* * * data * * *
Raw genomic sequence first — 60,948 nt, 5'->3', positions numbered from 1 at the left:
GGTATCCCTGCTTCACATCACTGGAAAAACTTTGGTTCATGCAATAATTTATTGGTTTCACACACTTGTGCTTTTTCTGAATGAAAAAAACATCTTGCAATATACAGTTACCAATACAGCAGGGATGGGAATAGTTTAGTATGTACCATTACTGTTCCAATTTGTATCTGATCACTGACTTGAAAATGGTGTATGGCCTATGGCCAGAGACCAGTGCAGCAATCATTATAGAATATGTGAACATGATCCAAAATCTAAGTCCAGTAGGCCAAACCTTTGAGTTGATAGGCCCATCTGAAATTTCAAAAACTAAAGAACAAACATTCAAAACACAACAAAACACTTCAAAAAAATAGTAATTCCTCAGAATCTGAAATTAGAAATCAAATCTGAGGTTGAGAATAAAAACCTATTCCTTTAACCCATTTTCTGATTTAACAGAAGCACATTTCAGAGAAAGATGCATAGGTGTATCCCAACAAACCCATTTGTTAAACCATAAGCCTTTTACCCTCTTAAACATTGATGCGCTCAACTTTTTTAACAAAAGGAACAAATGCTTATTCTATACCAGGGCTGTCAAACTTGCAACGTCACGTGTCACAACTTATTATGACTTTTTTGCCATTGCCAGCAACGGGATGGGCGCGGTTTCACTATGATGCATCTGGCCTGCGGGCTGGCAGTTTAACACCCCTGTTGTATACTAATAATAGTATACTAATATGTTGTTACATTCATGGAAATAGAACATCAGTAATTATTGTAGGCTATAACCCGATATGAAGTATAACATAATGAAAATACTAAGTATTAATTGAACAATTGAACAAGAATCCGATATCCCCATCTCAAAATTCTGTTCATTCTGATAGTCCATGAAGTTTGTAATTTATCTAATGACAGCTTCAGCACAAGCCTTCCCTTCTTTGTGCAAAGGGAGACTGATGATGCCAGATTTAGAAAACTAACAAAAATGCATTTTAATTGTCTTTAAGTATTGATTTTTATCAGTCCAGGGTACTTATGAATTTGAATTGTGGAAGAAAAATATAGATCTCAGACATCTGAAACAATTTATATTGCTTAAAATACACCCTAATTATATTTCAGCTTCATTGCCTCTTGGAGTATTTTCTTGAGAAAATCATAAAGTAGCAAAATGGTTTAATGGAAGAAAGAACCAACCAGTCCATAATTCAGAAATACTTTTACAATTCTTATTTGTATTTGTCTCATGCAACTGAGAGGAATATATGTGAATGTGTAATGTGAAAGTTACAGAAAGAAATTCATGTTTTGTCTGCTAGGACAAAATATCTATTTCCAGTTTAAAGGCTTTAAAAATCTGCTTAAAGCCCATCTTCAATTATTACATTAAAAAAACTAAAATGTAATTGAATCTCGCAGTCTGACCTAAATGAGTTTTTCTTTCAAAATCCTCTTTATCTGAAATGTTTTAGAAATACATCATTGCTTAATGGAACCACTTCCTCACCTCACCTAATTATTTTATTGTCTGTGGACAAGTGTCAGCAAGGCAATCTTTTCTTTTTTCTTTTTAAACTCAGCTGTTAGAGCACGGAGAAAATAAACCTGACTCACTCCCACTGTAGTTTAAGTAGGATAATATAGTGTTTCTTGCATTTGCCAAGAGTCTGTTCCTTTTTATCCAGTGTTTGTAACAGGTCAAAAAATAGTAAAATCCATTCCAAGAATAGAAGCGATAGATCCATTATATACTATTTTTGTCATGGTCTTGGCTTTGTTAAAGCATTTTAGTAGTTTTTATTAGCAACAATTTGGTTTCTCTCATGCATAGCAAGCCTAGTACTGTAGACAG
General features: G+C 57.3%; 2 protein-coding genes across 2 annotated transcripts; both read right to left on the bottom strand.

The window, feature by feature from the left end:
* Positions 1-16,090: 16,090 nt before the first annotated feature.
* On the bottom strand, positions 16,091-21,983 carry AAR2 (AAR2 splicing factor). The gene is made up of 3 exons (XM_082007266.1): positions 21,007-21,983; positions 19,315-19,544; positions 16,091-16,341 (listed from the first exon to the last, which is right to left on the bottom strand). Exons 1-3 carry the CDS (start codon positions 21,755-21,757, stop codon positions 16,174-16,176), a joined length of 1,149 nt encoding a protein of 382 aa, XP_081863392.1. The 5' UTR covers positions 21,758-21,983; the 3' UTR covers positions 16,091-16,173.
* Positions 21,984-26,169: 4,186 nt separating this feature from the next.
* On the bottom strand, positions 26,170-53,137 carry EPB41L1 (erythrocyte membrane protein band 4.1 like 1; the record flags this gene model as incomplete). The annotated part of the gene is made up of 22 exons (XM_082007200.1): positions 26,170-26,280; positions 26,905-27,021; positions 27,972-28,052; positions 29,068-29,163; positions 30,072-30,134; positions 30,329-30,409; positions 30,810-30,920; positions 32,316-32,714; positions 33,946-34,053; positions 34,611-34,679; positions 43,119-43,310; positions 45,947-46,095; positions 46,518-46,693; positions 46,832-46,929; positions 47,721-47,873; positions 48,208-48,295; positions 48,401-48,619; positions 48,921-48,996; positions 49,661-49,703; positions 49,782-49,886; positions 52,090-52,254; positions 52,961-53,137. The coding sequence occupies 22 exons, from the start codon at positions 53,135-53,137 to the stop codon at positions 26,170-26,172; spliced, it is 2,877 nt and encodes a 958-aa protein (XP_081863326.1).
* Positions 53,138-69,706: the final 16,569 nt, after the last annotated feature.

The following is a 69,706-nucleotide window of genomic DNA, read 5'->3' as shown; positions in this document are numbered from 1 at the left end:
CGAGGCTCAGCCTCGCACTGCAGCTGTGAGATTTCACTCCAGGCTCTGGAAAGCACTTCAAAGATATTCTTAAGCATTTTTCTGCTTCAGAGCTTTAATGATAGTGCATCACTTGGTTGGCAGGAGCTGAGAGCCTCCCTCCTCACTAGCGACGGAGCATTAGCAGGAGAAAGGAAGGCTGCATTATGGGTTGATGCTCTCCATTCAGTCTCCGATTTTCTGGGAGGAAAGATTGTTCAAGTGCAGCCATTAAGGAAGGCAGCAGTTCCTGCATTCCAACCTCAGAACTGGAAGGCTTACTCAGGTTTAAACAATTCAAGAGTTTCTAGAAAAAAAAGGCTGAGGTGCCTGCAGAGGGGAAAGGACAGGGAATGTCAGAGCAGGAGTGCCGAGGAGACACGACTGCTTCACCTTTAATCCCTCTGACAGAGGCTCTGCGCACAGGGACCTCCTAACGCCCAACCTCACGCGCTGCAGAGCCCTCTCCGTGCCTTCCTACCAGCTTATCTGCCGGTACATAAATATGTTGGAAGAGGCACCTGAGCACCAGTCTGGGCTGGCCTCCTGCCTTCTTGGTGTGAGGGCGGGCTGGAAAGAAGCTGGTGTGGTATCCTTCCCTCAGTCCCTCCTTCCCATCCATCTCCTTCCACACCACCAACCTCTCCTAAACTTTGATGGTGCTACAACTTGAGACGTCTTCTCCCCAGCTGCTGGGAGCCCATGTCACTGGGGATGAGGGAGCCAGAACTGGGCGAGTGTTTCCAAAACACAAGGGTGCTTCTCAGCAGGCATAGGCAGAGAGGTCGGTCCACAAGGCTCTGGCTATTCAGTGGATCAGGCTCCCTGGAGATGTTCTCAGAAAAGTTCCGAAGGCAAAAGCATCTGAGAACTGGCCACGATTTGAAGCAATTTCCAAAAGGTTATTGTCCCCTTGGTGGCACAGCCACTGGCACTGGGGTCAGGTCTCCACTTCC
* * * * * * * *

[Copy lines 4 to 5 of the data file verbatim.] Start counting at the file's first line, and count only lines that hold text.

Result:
The window, feature by feature from the left end:
* Positions 1-16,090: 16,090 nt before the first annotated feature.